SPONSORED: Pacific Delight Debuts Gluten-Free Tour of India’s Gardens and Palaces

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Curators of luxury travel experiences to Asia for more than 47 years, Pacific Delight Tours will debut a tour of India’s alluring gardens and palaces for travelers requiring a gluten-free diet, including people with celiac as well as those who maintain this diet as a healthy lifestyle choice. Departing Sept. 21, 2018, this tour features 12 days exploring Old and New Delhi, architecturally significant Chandigarh in India’s Punjab region, the “Pink City” of Jaipur in the heart of the Rajasthan desert, and culturally rich Agra, home to the world renowned Taj Mahal.

Guests will enjoy FiveStarPlus® accommodations at the luxurious hotels, resorts and spas of the Oberoi Group properties throughout India.

An inspiring view of the Taj Mahal from a palatial suite at the Oberoi Amarvilas in Agra

Tour participants will immerse themselves in the destination’s authentic culture, beginning with an express train to Chandigarh to explore the fabulous gardens and architectural landmarks designed by the famed architect Le Corbusier. A gluten-free cooking class at Oberoi Sukhvilas Hotel affords an opportunity for guests to refine their culinary skills. The picturesque setting is ideal for enjoying the hotel’s glamorous spa, including India’s famed Aryuvedic treatments (optional) and other idyllic pastimes.

In Jaipur, touring the Palace of Winds, walking through an ancient astronomic observatory designed by a child prince and meeting with a Rajasthani royal for high tea are among the highlights. Soft trek through an exotic bird sanctuary in Bharatpur and visit the deserted palaces of the “Ghost City” of Fatehpur Sikri before arriving in Agra, where participants will explore the Taj Mahal and Agra Fort.

Throughout the journey, visitors will be enthralled by the succulent flavors of Indian cuisine, which utilizes cream, yogurt or chickpea-based gram flour to thicken sauces in lieu of wheat flour, in addition to delectable Indian breads prepared from lentils—all strictly gluten-free under the guidance and supervision of India’s leading celiac support group.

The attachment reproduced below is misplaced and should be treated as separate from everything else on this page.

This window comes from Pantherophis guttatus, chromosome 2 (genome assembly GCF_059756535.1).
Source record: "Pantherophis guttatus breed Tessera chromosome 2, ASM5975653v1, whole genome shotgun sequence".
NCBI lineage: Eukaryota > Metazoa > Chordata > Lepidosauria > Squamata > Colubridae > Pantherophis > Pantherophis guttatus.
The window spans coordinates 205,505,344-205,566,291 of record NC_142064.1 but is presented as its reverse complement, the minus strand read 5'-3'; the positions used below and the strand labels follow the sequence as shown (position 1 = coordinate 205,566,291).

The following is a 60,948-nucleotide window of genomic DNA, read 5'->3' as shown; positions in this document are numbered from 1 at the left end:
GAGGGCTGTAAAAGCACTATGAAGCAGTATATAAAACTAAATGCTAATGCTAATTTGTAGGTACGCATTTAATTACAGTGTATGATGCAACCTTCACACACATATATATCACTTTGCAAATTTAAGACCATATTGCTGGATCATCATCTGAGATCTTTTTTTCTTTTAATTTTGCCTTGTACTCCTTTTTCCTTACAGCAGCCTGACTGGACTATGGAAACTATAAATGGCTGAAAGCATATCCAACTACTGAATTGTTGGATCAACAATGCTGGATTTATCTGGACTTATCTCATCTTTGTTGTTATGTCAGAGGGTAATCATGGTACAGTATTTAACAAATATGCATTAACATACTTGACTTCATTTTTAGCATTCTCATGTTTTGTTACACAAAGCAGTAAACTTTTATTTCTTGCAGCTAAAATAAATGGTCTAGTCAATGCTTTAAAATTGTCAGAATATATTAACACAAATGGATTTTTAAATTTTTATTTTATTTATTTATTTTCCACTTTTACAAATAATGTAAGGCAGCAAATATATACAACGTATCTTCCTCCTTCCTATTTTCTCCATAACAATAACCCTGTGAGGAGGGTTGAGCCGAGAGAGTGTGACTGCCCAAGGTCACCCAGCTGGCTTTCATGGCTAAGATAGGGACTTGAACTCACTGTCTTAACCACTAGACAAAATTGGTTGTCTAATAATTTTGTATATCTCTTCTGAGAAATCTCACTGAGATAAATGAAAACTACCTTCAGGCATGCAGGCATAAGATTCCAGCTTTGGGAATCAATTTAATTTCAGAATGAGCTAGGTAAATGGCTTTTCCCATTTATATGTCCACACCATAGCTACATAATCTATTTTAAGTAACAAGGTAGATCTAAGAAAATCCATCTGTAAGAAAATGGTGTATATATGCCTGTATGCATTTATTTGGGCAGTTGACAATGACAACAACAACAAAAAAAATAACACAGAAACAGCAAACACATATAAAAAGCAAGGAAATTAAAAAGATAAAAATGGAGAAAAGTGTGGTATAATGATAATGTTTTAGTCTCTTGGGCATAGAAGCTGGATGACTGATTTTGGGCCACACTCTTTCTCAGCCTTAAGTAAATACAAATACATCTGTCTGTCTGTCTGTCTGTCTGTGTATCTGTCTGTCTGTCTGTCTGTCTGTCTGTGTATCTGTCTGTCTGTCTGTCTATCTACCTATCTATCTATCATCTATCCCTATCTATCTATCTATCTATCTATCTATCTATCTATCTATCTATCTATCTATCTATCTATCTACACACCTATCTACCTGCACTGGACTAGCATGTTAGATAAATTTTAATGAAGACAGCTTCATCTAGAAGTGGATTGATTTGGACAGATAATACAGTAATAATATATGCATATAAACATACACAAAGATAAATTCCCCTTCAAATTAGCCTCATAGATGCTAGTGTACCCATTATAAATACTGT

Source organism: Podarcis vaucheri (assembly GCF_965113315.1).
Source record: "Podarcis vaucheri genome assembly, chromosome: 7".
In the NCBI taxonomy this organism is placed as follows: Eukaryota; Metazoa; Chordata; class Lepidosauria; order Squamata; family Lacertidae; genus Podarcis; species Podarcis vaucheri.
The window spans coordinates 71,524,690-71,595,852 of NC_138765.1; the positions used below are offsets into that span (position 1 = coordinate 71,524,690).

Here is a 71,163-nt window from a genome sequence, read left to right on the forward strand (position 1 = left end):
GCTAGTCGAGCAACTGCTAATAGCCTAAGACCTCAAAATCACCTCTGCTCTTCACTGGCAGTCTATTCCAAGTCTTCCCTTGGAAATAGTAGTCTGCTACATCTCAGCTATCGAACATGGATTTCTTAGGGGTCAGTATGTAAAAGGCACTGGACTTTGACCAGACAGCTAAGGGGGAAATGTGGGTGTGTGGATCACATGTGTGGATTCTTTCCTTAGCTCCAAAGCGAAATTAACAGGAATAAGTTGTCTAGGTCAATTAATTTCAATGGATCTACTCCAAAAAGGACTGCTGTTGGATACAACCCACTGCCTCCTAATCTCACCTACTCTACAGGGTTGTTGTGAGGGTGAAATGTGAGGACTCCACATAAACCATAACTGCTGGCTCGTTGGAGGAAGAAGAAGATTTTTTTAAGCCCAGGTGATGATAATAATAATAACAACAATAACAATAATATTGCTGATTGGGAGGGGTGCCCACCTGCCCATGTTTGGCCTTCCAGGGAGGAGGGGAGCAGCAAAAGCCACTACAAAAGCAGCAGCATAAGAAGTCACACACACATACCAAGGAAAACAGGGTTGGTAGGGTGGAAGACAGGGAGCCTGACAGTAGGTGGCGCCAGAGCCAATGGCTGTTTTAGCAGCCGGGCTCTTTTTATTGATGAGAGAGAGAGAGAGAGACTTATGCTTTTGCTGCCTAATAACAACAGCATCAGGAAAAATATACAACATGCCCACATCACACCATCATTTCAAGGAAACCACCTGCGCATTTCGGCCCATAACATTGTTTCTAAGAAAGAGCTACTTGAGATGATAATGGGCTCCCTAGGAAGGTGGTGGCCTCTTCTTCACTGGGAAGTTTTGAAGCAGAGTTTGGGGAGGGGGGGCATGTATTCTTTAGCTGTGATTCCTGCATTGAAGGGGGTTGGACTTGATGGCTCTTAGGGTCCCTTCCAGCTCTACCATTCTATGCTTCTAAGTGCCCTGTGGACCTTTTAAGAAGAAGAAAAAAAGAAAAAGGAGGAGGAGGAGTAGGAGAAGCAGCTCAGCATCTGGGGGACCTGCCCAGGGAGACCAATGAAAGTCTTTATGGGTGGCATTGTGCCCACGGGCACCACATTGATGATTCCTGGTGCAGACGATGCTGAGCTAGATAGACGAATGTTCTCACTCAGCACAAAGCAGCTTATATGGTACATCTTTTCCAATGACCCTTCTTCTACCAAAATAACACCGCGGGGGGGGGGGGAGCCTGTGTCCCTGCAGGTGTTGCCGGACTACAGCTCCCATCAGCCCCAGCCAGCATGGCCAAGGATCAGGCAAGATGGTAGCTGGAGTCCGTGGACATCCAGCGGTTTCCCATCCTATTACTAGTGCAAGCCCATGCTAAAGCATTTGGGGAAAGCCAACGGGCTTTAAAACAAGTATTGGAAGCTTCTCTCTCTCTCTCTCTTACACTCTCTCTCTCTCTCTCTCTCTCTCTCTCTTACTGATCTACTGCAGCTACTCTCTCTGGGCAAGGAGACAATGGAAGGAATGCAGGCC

The tour is priced at $5,880 per person, based on double occupancy, and includes: roundtrip economy group airfare from New York’s JFK via Emirates; local intra-India flights; deluxe accommodations; sightseeing by air-conditioned coach with knowledgeable English-speaking guides; all meals gluten-free; the services of a gluten-free dietician throughout India; taxes and service charges. Passport and visa fees are not included.

A business class upgrade is available from $4,700 per person, while travelers who wish to arrange their own flights may join the tour in India; the land-only price is $4,900 per person, double occupancy.

“We are actively working to accommodate the growing demand in the gluten-free market and to apply our 15 years’ expertise in gluten-free travel to our portfolio of experiences,” said Charmaine Lau, manager of Pacific Delight Tours.

Consult your travel agent or contact Pacific Delight Tours at 800-221-7179 for more information. Visit Pacific Delight Tours at www.PacificDelightTours.com.

Pacific Delight Tours

For 47 years, Pacific Delight Tours has been America’s leading tour operator to China and Asia. Among numerous industry awards, the luxury tour operator is a proud recipient of the TravelAge West WAVE Award from 2008–2016, the 2009 Travel Weekly Readers’ Choice Award and the 2016 Travvy Award from travAlliancemedia for Best Vacation Packager – Pacific Asia. The company is also a proud member of the United States Tour Operators Association (USTOA).

Pacific Delight remains dedicated to providing unparalleled vacation experiences for discerning travelers. Its longstanding reputation within the travel agent community is a testament to its unrivaled quality assurance, extensive expertise and top-notch customer service.

Gluten-Free Travel Tours